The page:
“Protest is just adding to losses of farmers.” Balraj Singh

The protests blocked supply of vegetables, milk and other essentials by vandalising vegetable trucks and milk tankers


Three days of ‘Gaon Bandh protest’ backed by some farmer unions in the country has left commercial dairy farmers in Punjab furious due to mounting losses. Many have been struggling to manage milk produced in bulk, and have said that they are against spilling it on roads.

As part of the protest, dairy farm owners are not allowed to sell their produce to government-run milk plants and other dairies for supply in cities. Some commercial dairy farmers Sunday also said that with mounting losses, they will have no other option but to withdraw from the protest and sell milk to plants. Others said they were considering of setting up chabeels (giving milk out for free) on roads or donating it to orphanages and old age homes.

Speaking to The Indian Express, Daljit Singh, president Punjab Dairy Farmers Association (PDFA), Punjab’s largest association for dairy farmers with 27,000 members, said, “Just in three days, we have incurred losses in crores. There are 6,500 big dairy farmers who are producing 200 to 5,000 litres of milk daily. It costs Rs 5,000 to Rs 1.50 lakh. It is easy for farmers who have less milk produce. They can consume at home or distribute among poor. But how do you manage as much as 50 quintals of milk daily? We are not in favour of spilling it on roads. It is not the right way to protest. Roughly, dairy farmers are already under loss of 2 to 2.5 crore in three days.”

He added that they were trying to approach farmer union leaders and activists to find a solution. “We held a meeting today at Bajakhana in Faridkot with activists from Bhartiya Kisan Union (Sidhupura), but it was futile. Another meeting will be held tomorrow.”

Kulbeer Singh, a dairy farmer from Kapurthala, said that his farm produces 800 litres of milk daily and his chillers are already filled to capacity. “It is worth Rs 30,000 daily. In three days, I am already under loss of 90,000. Is this a way to protest? Is this causing any loss to the government? I have 3,000 litres capacity of chillers and they are almost full. I am planning to put a chabeel on road in coming days. But we will never spill it on roads. Earlier, I was selling milk to Verka.”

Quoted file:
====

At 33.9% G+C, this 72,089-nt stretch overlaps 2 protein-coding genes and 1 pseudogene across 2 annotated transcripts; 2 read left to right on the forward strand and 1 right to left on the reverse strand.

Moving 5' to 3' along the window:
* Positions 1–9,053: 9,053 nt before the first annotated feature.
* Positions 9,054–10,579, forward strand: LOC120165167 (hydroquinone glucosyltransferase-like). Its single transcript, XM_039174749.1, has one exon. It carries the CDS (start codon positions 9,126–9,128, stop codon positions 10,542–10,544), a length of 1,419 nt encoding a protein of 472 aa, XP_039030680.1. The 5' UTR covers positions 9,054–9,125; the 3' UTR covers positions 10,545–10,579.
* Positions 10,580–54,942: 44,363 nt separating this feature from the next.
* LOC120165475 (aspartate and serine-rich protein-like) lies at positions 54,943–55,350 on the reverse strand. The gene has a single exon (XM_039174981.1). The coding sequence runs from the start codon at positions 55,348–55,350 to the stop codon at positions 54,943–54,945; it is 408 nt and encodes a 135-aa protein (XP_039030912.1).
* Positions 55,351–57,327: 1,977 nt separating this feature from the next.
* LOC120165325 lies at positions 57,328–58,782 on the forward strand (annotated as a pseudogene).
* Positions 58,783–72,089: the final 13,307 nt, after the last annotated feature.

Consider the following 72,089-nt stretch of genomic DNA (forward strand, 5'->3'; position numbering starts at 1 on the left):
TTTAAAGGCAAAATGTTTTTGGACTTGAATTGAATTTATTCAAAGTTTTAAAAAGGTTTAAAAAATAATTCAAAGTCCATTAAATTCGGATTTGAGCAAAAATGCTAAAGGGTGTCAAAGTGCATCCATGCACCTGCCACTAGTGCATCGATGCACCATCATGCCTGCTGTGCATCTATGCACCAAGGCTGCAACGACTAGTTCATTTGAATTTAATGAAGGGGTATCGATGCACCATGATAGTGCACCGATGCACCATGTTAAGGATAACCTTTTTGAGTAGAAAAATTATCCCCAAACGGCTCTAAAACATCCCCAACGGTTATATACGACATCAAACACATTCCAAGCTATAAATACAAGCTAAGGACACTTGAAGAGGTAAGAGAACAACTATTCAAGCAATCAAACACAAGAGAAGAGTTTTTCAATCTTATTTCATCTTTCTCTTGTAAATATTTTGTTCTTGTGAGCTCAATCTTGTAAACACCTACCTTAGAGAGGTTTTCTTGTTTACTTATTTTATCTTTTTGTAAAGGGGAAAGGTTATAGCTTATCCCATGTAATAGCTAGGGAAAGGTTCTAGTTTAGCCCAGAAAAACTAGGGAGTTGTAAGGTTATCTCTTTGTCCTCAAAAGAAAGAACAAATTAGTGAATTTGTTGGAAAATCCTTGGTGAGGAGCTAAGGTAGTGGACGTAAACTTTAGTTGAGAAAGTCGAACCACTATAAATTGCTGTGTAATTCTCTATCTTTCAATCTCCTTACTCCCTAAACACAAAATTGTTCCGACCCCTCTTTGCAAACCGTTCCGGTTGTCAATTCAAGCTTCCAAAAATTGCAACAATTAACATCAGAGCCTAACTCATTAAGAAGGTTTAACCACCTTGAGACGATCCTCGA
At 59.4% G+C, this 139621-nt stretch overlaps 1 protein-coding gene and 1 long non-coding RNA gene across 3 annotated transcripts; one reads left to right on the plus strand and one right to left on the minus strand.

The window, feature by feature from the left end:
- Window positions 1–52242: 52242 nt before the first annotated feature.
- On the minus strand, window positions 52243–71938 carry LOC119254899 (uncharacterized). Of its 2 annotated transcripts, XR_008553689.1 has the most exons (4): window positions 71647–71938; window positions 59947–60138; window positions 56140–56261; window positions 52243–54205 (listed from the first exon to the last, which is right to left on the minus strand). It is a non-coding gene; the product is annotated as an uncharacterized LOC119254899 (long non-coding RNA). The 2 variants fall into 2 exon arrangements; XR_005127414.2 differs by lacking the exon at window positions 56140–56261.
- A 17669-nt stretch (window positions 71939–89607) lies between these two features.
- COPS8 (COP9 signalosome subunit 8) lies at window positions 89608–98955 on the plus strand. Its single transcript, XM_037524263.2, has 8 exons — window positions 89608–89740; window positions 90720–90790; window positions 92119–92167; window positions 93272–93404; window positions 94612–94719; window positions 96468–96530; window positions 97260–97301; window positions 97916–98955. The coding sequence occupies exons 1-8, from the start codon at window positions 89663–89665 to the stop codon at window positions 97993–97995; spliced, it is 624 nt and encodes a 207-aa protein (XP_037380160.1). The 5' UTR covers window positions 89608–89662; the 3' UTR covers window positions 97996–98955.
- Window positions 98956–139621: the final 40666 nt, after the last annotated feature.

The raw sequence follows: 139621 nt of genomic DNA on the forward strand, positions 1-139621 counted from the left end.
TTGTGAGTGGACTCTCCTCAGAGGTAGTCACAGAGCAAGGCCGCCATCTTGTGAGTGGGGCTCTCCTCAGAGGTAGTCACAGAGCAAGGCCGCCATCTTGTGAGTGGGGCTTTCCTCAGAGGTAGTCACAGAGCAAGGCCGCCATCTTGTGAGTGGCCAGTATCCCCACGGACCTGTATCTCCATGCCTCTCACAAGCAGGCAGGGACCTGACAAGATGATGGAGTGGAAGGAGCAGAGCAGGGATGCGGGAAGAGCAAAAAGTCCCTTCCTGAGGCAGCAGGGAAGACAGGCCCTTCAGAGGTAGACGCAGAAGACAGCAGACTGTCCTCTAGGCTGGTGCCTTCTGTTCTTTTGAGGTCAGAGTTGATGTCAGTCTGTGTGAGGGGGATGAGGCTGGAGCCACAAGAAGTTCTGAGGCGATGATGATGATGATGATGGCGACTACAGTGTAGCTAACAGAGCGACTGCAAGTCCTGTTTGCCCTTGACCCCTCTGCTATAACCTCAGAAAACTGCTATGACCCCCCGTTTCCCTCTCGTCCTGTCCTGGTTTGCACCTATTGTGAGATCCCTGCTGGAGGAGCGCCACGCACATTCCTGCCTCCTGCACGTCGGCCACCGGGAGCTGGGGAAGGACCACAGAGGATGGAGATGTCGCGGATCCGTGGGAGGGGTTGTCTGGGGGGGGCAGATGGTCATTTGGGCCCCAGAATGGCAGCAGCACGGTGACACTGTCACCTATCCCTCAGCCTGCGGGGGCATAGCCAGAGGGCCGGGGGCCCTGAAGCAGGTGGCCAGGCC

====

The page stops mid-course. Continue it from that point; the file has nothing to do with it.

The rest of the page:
Balraj Singh Khaira, a dairy farmer from Jalandhar, said that he has been distributing his around six quintal milk produce among labourers and poor families since three days. “It is for around Rs 15,000-20,000, but there is no way I will spill it on roads. This way to protest is just adding to losses of farmers.”

Milkmen union also held a protest outside Rampura Phull police station in Bathinda. They alleged that they are being stopped from selling milk even when they wanted to.

In another incident at Lehra Mohabbat in Bathinda, a dairy owner Manpreet Singh alleged that he was manhandled and his vehicle was also damaged by some protesting farmers when he was loading milk and cheese in his vehicle. “My 2.7 quintals of milk and 12 kg of cheese was destroyed by the protesters. Are they going to pay for loss? They also damaged by vehicle,” he said.

Dairy owners also protested against farmers’ unions and spilled huge quantity of milk on roads in Bhawanigarh town of district Sangrur. They said that since farmers are not allowing them to sell milk in cities, they do not have space or any arrangement to store it. So, they should be allowed to sell milk or spill it on roads.

HS Sandhu, general manager Verka Milk Plant, Ludhiana, said that milk supply to consumers in cities hasn’t been affected yet. “We are managing somehow. Yes, the milk collection has been hit, but we have stopped drying 3 lakh litres of milk which we were doing on daily basis. We can’t say how coming seven days would be but milk supply to consumers has not been hit yet.”

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